Cruise Ship Goes Dark for 10 Nights to Avoid Pirate Attack

Aug 10, 2017

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Of the many things that could go wrong on a luxury cruise, a potential pirate attack doesn’t come to mind. But for the 1,900 passengers sailing from Sydney to Dubai aboard the Sea Princess, that impossibility seemed all too real as their ocean liner became a “ghost ship” for 10 nights.

The captain-mandated blackout — recounted on by passenger and writer Carolyne Jasinski — prohibited nighttime outdoor pool access, movies and deck parties, among other things, as the liner sailed through a section of the Indian Ocean.

“All around the ship, as the sun set, all curtains were drawn and all shutters closed,” Jasinski wrote. “Bright lights, which normally signal the presence of the Sea Princess on the ocean, were dimmed or turned off altogether.”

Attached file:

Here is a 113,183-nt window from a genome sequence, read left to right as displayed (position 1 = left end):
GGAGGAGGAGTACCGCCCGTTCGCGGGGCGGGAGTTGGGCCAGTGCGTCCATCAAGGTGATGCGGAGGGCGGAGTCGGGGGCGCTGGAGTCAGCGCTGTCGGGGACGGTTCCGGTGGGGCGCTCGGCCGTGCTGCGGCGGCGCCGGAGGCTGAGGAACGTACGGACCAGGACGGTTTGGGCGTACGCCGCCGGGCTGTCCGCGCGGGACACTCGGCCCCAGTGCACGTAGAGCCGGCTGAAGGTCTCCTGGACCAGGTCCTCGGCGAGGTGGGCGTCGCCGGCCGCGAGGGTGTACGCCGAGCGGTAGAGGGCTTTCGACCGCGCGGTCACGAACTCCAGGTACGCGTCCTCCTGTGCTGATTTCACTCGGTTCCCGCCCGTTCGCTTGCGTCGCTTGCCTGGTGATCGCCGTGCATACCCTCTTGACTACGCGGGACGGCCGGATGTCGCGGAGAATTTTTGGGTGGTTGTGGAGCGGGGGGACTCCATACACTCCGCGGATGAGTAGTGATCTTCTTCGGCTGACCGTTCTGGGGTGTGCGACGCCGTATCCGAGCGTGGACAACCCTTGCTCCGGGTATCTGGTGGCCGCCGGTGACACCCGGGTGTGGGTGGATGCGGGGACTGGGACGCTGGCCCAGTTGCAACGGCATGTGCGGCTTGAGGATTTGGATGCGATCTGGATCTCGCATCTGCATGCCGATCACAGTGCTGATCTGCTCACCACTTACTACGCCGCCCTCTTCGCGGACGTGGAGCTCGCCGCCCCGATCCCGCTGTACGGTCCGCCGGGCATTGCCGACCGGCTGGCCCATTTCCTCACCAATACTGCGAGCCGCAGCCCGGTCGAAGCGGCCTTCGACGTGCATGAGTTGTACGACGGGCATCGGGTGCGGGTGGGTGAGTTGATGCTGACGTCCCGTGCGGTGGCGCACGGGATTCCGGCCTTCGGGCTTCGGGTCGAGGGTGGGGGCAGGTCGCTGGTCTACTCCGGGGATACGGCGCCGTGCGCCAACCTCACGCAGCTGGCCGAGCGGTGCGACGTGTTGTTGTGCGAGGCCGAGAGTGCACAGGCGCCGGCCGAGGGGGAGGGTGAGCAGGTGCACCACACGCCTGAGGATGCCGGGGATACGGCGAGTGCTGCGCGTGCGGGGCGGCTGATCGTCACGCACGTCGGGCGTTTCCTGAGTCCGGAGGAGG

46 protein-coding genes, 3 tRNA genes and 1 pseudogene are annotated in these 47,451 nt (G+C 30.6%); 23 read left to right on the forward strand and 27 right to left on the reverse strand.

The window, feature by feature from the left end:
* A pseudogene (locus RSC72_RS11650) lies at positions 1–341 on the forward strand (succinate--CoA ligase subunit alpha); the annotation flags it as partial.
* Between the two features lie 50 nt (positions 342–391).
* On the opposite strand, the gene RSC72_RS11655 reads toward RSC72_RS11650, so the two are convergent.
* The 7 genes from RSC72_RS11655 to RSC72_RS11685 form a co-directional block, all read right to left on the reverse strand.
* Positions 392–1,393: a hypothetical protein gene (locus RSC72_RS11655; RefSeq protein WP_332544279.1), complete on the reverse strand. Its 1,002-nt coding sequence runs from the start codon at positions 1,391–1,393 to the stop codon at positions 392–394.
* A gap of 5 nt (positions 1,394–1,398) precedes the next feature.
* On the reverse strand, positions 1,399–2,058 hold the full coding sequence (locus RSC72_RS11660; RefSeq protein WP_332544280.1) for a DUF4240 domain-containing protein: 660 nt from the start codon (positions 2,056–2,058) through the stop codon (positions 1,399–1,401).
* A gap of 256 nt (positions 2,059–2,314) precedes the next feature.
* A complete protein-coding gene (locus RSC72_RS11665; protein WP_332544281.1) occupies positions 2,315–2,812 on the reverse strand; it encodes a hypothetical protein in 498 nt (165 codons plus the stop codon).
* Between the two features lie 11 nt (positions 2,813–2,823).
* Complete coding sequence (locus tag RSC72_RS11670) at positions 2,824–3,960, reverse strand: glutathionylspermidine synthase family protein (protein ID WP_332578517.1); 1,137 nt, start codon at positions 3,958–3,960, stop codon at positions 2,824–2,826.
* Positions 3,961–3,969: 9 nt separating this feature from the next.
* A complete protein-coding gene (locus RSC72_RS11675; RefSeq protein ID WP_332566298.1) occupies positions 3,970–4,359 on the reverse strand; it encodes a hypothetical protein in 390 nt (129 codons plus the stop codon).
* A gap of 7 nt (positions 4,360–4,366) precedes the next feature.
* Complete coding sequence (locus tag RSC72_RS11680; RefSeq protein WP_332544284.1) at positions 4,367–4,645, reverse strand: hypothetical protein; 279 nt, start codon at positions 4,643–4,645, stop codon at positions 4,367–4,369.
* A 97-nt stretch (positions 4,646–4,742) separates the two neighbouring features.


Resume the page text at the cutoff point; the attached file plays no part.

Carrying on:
Jasinski wrote that after days of wild passenger speculation (travelers speculated about everything from vampires to terrorism) Captain Gennaro Arma addressed the ship.

“He apologized for alarming passengers. However, the threat, he said, was real and the ship must be prepared for a pirate attack,”Jasinski wrote.

According to her account, the passengers were also told that if pirates did approach the ship, which the captain noted could outrun their boats, the ship’s crew would spray them with fire hoses or activate a sonic boom to deter them.

Thankfully, the precautionary measures were just that, and no pirates appeared on the voyage. The Points Guy reached out to Princess Cruises to learn more about the apparent incident, and while an email statement declined to discuss safety procedures, it did add some context to the somewhat odd events.

“In addition to our normal ongoing security training, additional piracy specific training is conducted prior to any of our vessels entering areas of concern,” the statement read. “Any measures aboard Sea Princess were simply taken out of an abundance caution and not in response to a specific concern. The safety and security of our guests and crew is our number-one priority.”

Featured image of the Sea Princess courtesy of Kees Thorn via Flickr


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